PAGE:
The title is fitting for this slowed-down unofficial sequel to "Beautiful," where a satin-tongued Snoop lays down his best game. "I hate to sound sarcastic/But we’ll make a classic, it’ll be fantastic," he says in his silkiest pimp voice. Wilson belts out compliments on the chorus while Pharrell stacks his vocals on top of another, bringing the falsetto back while pondering a woman’s seemingly unfathomable beauty: "God made you I wonder if he kept the mold, or are you just for show?" To put it succinctly, the execution on this song is, well, perfect. A Pitchfork review of Rhythm & Gangsta referred to the then 33-year-old Snoop as "old" and the Neptunes as "fallen-off hip-hop hitmakers." Preposterous. If nothing else, the album proved to be a shot in the arm for the rapper's career, producing one of his biggest hits to date. Not bad for an allegedly over-the-hill artist who still has a good ear for beats. As for the Neptunes, the album added more hits to their vast catalog, resulted in even more Grammy nominations, and brought further validity to their position as arguably the best producers of the decade. What’s more, this musical alliance led to more stellar music in subsequent years, like the Snoop-assisted "That Girl," from Pharrell’s first solo project, 2006’s In My Mind. Even at this stage in their careers, a full album of Snoop and Pharrell should produce even more gems. Considering the unexpected success the latter has had this year, it’s a reasonable belief. As Pharrell said at the beginning of "That Girl," "We do this in our sleep, nigga." It’s that easy for these two. —Julian Kimble Julian Kimble has written for Complex, the Washington City Paper, Billboard, HipHopDX and more. Follow him on Twitter here.

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J.Cole, Teyana Taylor And Other Snubs Of The 2019 Grammy Nominations

It's that time of year again when inner circles and strangers on the Internet debate who's up for a gramophone.

On Friday (Dec. 7), the nominees for 2019's Grammy Awards (Feb. 10) were announced to a span of hot takes, early but informed predictions, and a wall of confusion as to why certain artists were overlooked. While some entertainers excitedly received the good news (Cardi B discovered her nods while leaving a courthouse), others were left scratching their heads.

Here's a look at why those who were snubbed by the Recording Academy deserved to be nominated.

READ MORE: Drake, Kendrick Lamar, And Cardi B Lead 2019 Grammys Nominations

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Anderson .Paak, Tierra Whack And More Praise Female Artists At 2018 Billboard Women In Music

Some of music's biggest stars attended Billboard's annual Women in Music event on Thursday night (Dec. 6).

Pop star Ariana Grande was awarded with the night's highest honor, "Woman Of The Year," while SZA, Janelle Monae, Cyndi Lauper, Hayley Kiyoko, and Kacey Musgraves were awarded with subsequent prestigious honors.

VIBE got a chance to speak to some of the musicians in attendance on the carpet, including hip-hoppers Anderson .Paak and Tierra Whack, the Janelle Monae-cosigned St. Beauty, and Massah David, the co-founder of the creative agency, MVD Inc..

When prompted about some of their favorite bodies of work by female artists this year, a resounding amount of musicians stated Teyana Taylor's K.T.S.E and Tierra Whack's Whack World as some of their personal picks.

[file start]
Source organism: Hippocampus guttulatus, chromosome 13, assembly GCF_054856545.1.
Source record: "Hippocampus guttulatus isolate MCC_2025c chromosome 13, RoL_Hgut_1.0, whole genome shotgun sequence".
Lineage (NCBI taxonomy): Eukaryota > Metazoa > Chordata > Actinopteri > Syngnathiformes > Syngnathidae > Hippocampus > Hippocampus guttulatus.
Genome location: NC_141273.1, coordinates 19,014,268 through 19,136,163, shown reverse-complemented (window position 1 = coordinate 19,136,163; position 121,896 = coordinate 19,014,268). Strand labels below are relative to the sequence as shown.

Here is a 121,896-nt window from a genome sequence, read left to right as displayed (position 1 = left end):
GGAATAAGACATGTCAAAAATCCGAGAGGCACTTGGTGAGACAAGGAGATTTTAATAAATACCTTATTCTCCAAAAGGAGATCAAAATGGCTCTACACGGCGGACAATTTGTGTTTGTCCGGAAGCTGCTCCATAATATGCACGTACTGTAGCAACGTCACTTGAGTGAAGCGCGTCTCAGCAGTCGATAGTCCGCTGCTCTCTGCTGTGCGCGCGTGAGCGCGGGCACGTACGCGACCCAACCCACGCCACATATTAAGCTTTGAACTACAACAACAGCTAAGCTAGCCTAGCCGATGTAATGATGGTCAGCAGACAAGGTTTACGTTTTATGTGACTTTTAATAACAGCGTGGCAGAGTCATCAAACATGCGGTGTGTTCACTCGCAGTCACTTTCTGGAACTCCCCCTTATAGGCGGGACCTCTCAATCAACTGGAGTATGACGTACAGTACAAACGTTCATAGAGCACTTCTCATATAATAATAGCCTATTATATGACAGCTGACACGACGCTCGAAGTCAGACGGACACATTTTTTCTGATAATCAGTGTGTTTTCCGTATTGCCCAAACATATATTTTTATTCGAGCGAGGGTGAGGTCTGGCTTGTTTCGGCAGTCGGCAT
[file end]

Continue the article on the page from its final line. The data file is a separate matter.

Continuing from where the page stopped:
The 23-year-old MC and first-time Grammy nominee confirmed with VIBE she's working on "something really special" with fellow Philadelphian and friend Meek Mill. She also stated that while the accolades for her work have been exciting, she's more excited for society to stop gendering dope artists, especially in the hip-hop game.

"I hope that [labeling through gender] ends soon," she said. "I know, technically, rap is a male-dominated industry, but, like, I’m better than all of ‘em! [laughs] It is what it is! I don’t even count gender or color, it’s just whoever’s got it."

What are some members of the music industry looking forward to in 2019? More women in high-profile positions and more chances for women in general.

"Hopefully just having more opportunities for women in different spaces in music, whether it’s radio, behind-the-scenes, engineering, actually making the music," said David. "I’m just hoping we get to see women in more executive roles."

Watch our recap video above.

READ MORE: Janelle Monae Discusses Creative Freedom, Her Relationship With Diddy In New 'Billboard' Interview

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Pusha-T Pushes The Culture Forward Through Mentorship With New Discovery Platform

“I actually told [my manager] Shiv, I’m not doing any more interviews,” Pusha-T ironically admits to VIBE in an exclusive sit-down.

It seems about right since the rapper has endured a relentless news cycle this year, both for promoting his highly-acclaimed album DAYTONA and his feud with Drake.

He’s perched upright in a swivel chair in the studio of Lower Manhattan’s Electric Lady Sound Studios, a venue that easily has one of the richest musical histories – built by Jimi Hendrix in 1970 and recorded legends like Stevie Wonder and David Bowie.

Interestingly enough, Pusha has forfeited his previous promise on a particularly muggy day in November, to talk not about his multiple wins, but his latest project with 1800 Tequila. The G.O.O.D. Music show-runner has partnered with the brand to launch “1800 Seconds,” a new artist discovery platform that highlights unsigned artists from around the country. For its inaugural project, Pusha served as a mentor to 10 artists on the rise – Sam Austins (Detroit), T Got Bank (Brooklyn), Cartel Count Up (Hampton, VA), Hass Irv (Harlem), Nita Jonez (Houston), Trevor Lainer (Wilmington, NC) Mona Lyse (Detroit), Don Zio P (Middletown, CT), Tyler Thomas (Los Angeles), and Ant White (Philadelphia) – to curate a compilation album comprised of 10 new tracks.